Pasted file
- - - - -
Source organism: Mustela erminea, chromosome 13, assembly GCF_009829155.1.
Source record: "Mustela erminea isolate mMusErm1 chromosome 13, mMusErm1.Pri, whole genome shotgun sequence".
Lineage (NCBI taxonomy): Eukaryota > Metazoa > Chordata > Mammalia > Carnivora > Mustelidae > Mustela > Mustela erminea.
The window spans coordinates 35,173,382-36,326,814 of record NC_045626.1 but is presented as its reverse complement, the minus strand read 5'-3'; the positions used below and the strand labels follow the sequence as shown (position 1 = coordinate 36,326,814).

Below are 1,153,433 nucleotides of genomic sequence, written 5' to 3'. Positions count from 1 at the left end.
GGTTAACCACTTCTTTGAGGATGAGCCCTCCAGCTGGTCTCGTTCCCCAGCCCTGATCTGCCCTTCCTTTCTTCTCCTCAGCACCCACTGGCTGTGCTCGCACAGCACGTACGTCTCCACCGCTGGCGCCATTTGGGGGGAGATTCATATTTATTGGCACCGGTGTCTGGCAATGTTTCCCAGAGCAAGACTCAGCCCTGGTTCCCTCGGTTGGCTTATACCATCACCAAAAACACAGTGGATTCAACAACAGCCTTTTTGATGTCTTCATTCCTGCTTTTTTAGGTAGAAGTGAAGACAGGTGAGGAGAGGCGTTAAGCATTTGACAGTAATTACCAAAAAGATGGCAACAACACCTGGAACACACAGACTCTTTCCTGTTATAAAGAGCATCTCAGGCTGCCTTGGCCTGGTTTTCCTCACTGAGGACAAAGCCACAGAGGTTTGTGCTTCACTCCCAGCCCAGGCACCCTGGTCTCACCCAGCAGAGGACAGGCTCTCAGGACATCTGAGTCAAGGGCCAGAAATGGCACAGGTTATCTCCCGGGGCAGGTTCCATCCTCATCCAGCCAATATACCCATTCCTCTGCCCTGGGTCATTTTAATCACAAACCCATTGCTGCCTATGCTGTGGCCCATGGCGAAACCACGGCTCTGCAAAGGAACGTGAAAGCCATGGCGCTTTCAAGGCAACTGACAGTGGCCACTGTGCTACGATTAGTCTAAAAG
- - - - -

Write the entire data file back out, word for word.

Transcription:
Source organism: Mustela erminea, chromosome 13, assembly GCF_009829155.1.
Source record: "Mustela erminea isolate mMusErm1 chromosome 13, mMusErm1.Pri, whole genome shotgun sequence".
Lineage (NCBI taxonomy): Eukaryota > Metazoa > Chordata > Mammalia > Carnivora > Mustelidae > Mustela > Mustela erminea.
The window spans coordinates 35,173,382-36,326,814 of record NC_045626.1 but is presented as its reverse complement, the minus strand read 5'-3'; the positions used below and the strand labels follow the sequence as shown (position 1 = coordinate 36,326,814).

Below are 1,153,433 nucleotides of genomic sequence, written 5' to 3'. Positions count from 1 at the left end.
GGTTAACCACTTCTTTGAGGATGAGCCCTCCAGCTGGTCTCGTTCCCCAGCCCTGATCTGCCCTTCCTTTCTTCTCCTCAGCACCCACTGGCTGTGCTCGCACAGCACGTACGTCTCCACCGCTGGCGCCATTTGGGGGGAGATTCATATTTATTGGCACCGGTGTCTGGCAATGTTTCCCAGAGCAAGACTCAGCCCTGGTTCCCTCGGTTGGCTTATACCATCACCAAAAACACAGTGGATTCAACAACAGCCTTTTTGATGTCTTCATTCCTGCTTTTTTAGGTAGAAGTGAAGACAGGTGAGGAGAGGCGTTAAGCATTTGACAGTAATTACCAAAAAGATGGCAACAACACCTGGAACACACAGACTCTTTCCTGTTATAAAGAGCATCTCAGGCTGCCTTGGCCTGGTTTTCCTCACTGAGGACAAAGCCACAGAGGTTTGTGCTTCACTCCCAGCCCAGGCACCCTGGTCTCACCCAGCAGAGGACAGGCTCTCAGGACATCTGAGTCAAGGGCCAGAAATGGCACAGGTTATCTCCCGGGGCAGGTTCCATCCTCATCCAGCCAATATACCCATTCCTCTGCCCTGGGTCATTTTAATCACAAACCCATTGCTGCCTATGCTGTGGCCCATGGCGAAACCACGGCTCTGCAAAGGAACGTGAAAGCCATGGCGCTTTCAAGGCAACTGACAGTGGCCACTGTGCTACGATTAGTCTAAAAG